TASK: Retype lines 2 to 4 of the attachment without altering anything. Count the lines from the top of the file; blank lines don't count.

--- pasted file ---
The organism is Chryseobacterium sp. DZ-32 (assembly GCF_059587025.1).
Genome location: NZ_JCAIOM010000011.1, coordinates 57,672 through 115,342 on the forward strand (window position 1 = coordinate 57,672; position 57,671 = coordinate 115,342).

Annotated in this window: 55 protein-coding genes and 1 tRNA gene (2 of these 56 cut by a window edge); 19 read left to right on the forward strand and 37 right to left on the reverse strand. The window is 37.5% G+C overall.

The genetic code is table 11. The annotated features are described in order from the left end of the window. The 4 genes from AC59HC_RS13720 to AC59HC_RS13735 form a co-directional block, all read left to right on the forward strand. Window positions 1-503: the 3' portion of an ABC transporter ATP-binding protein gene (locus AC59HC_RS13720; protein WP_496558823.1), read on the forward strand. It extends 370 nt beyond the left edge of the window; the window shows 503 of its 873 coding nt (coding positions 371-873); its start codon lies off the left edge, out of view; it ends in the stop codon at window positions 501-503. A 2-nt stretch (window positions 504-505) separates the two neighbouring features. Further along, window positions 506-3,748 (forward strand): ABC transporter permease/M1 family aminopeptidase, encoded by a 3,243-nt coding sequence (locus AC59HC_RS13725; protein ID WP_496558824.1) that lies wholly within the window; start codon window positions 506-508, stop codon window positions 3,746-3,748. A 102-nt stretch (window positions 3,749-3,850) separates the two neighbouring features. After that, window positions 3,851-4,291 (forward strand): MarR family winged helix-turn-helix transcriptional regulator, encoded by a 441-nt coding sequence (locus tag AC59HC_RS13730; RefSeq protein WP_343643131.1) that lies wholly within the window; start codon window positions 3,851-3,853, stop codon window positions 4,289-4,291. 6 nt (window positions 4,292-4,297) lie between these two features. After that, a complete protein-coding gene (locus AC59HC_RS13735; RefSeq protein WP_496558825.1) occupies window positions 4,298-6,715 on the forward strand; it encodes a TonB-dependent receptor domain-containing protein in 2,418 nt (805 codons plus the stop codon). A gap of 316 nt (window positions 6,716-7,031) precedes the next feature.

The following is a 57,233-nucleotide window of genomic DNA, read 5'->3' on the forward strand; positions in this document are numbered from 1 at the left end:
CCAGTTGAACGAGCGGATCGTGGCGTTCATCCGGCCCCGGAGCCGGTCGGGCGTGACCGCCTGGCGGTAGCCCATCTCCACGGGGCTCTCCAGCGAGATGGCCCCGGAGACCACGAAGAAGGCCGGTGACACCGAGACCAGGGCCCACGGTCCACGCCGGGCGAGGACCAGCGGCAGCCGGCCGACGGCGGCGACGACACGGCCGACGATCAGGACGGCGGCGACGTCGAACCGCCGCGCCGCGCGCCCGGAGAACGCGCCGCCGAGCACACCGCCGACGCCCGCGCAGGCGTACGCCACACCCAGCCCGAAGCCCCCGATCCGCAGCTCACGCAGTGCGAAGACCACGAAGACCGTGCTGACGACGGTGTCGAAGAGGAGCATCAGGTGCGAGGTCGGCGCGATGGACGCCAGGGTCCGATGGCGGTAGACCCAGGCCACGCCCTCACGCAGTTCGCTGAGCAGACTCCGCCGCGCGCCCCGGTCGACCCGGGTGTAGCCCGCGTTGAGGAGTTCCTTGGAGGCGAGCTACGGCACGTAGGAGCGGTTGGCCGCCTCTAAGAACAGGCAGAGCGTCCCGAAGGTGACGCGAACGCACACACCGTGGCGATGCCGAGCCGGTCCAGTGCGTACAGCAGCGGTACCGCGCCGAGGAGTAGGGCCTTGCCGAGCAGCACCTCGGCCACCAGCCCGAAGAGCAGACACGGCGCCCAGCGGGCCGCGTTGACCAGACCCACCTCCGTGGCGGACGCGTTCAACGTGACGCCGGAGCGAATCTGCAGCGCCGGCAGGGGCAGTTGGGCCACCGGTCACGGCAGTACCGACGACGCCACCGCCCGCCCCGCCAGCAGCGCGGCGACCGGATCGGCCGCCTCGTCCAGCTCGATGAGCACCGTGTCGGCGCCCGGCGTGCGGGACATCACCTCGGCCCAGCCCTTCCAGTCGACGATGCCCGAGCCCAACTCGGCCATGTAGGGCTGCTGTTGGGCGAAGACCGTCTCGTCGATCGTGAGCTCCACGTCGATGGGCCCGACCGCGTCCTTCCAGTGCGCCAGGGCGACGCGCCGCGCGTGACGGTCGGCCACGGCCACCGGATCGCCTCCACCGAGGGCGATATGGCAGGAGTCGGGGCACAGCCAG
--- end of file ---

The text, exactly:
Genome location: NZ_JCAIOM010000011.1, coordinates 57,672 through 115,342 on the forward strand (window position 1 = coordinate 57,672; position 57,671 = coordinate 115,342).

Annotated in this window: 55 protein-coding genes and 1 tRNA gene (2 of these 56 cut by a window edge); 19 read left to right on the forward strand and 37 right to left on the reverse strand. The window is 37.5% G+C overall.

The genetic code is table 11. The annotated features are described in order from the left end of the window. The 4 genes from AC59HC_RS13720 to AC59HC_RS13735 form a co-directional block, all read left to right on the forward strand. Window positions 1-503: the 3' portion of an ABC transporter ATP-binding protein gene (locus AC59HC_RS13720; protein WP_496558823.1), read on the forward strand. It extends 370 nt beyond the left edge of the window; the window shows 503 of its 873 coding nt (coding positions 371-873); its start codon lies off the left edge, out of view; it ends in the stop codon at window positions 501-503. A 2-nt stretch (window positions 504-505) separates the two neighbouring features. Further along, window positions 506-3,748 (forward strand): ABC transporter permease/M1 family aminopeptidase, encoded by a 3,243-nt coding sequence (locus AC59HC_RS13725; protein ID WP_496558824.1) that lies wholly within the window; start codon window positions 506-508, stop codon window positions 3,746-3,748. A 102-nt stretch (window positions 3,749-3,850) separates the two neighbouring features. After that, window positions 3,851-4,291 (forward strand): MarR family winged helix-turn-helix transcriptional regulator, encoded by a 441-nt coding sequence (locus tag AC59HC_RS13730; RefSeq protein WP_343643131.1) that lies wholly within the window; start codon window positions 3,851-3,853, stop codon window positions 4,289-4,291. 6 nt (window positions 4,292-4,297) lie between these two features. After that, a complete protein-coding gene (locus AC59HC_RS13735; RefSeq protein WP_496558825.1) occupies window positions 4,298-6,715 on the forward strand; it encodes a TonB-dependent receptor domain-containing protein in 2,418 nt (805 codons plus the stop codon). A gap of 316 nt (window positions 6,716-7,031) precedes the next feature.